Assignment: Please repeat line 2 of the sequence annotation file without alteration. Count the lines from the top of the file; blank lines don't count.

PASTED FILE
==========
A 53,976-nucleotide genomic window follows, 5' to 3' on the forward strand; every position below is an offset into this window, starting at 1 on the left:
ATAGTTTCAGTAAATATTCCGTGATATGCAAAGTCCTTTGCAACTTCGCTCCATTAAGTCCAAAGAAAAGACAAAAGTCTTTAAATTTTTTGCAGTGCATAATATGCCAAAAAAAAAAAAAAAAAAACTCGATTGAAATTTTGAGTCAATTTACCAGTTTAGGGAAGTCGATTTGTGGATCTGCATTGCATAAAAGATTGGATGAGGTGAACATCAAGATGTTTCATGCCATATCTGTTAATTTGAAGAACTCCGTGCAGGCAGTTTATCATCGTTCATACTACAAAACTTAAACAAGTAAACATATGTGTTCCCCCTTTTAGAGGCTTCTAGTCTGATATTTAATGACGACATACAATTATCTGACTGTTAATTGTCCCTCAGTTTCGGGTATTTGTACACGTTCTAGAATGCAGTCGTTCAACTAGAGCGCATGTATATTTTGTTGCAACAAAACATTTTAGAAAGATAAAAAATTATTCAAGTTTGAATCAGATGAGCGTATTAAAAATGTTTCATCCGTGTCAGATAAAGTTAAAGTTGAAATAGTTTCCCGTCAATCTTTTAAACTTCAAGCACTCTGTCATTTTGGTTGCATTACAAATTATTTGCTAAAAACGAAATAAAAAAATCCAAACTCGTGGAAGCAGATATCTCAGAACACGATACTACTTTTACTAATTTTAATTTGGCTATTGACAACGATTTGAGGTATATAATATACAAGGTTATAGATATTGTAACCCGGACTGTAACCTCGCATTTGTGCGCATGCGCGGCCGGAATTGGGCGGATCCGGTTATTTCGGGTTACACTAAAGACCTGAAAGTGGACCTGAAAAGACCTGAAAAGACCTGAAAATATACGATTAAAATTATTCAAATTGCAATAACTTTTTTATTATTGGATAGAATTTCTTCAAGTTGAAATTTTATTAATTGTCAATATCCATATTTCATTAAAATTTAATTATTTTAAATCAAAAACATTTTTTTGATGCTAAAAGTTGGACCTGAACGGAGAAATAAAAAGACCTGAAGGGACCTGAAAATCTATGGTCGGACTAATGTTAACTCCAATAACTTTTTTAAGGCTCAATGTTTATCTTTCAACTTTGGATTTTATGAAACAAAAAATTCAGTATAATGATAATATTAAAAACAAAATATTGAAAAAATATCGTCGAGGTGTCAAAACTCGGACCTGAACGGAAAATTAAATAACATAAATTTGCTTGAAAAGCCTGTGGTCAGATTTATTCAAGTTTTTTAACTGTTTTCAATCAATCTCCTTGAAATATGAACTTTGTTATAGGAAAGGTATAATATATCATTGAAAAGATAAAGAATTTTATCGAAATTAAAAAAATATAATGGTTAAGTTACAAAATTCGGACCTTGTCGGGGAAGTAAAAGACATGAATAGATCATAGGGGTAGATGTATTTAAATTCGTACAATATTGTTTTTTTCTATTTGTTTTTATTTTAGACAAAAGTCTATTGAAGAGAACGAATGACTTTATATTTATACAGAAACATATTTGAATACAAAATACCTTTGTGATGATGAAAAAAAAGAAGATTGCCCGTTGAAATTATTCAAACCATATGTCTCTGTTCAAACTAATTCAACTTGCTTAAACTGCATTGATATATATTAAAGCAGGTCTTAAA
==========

ATAGTTTCAGTAAATATTCCGTGATATGCAAAGTCCTTTGCAACTTCGCTCCATTAAGTCCAAAGAAAAGACAAAAGTCTTTAAATTTTTTGCAGTGCATAATATGCCAAAAAAAAAAAAAAAAAAACTCGATTGAAATTTTGAGTCAATTTACCAGTTTAGGGAAGTCGATTTGTGGATCTGCATTGCATAAAAGATTGGATGAGGTGAACATCAAGATGTTTCATGCCATATCTGTTAATTTGAAGAACTCCGTGCAGGCAGTTTATCATCGTTCATACTACAAAACTTAAACAAGTAAACATATGTGTTCCCCCTTTTAGAGGCTTCTAGTCTGATATTTAATGACGACATACAATTATCTGACTGTTAATTGTCCCTCAGTTTCGGGTATTTGTACACGTTCTAGAATGCAGTCGTTCAACTAGAGCGCATGTATATTTTGTTGCAACAAAACATTTTAGAAAGATAAAAAATTATTCAAGTTTGAATCAGATGAGCGTATTAAAAATGTTTCATCCGTGTCAGATAAAGTTAAAGTTGAAATAGTTTCCCGTCAATCTTTTAAACTTCAAGCACTCTGTCATTTTGGTTGCATTACAAATTATTTGCTAAAAACGAAATAAAAAAATCCAAACTCGTGGAAGCAGATATCTCAGAACACGATACTACTTTTACTAATTTTAATTTGGCTATTGACAACGATTTGAGGTATATAATATACAAGGTTATAGATATTGTAACCCGGACTGTAACCTCGCATTTGTGCGCATGCGCGGCCGGAATTGGGCGGATCCGGTTATTTCGGGTTACACTAAAGACCTGAAAGTGGACCTGAAAAGACCTGAAAAGACCTGAAAATATACGATTAAAATTATTCAAATTGCAATAACTTTTTTATTATTGGATAGAATTTCTTCAAGTTGAAATTTTATTAATTGTCAATATCCATATTTCATTAAAATTTAATTATTTTAAATCAAAAACATTTTTTTGATGCTAAAAGTTGGACCTGAACGGAGAAATAAAAAGACCTGAAGGGACCTGAAAATCTATGGTCGGACTAATGTTAACTCCAATAACTTTTTTAAGGCTCAATGTTTATCTTTCAACTTTGGATTTTATGAAACAAAAAATTCAGTATAATGATAATATTAAAAACAAAATATTGAAAAAATATCGTCGAGGTGTCAAAACTCGGACCTGAACGGAAAATTAAATAACATAAATTTGCTTGAAAAGCCTGTGGTCAGATTTATTCAAGTTTTTTAACTGTTTTCAATCAATCTCCTTGAAATATGAACTTTGTTATAGGAAAGGTATAATATATCATTGAAAAGATAAAGAATTTTATCGAAATTAAAAAAATATAATGGTTAAGTTACAAAATTCGGACCTTGTCGGGGAAGTAAAAGACATGAATAGATCATAGGGGTAGATGTATTTAAATTCGTACAATATTGTTTTTTTCTATTTGTTTTTATTTTAGACAAAAGTCTATTGAAGAGAACGAATGACTTTATATTTATACAGAAACATATTTGAATACAAAATACCTTTGTGATGATGAAAAAAAAGAAGATTGCCCGTTGAAATTATTCAAACCATATGTCTCTGTTCAAACTAATTCAACTTGCTTAAACTGCATTGATATATATTAAAGCAGGTCTTAAA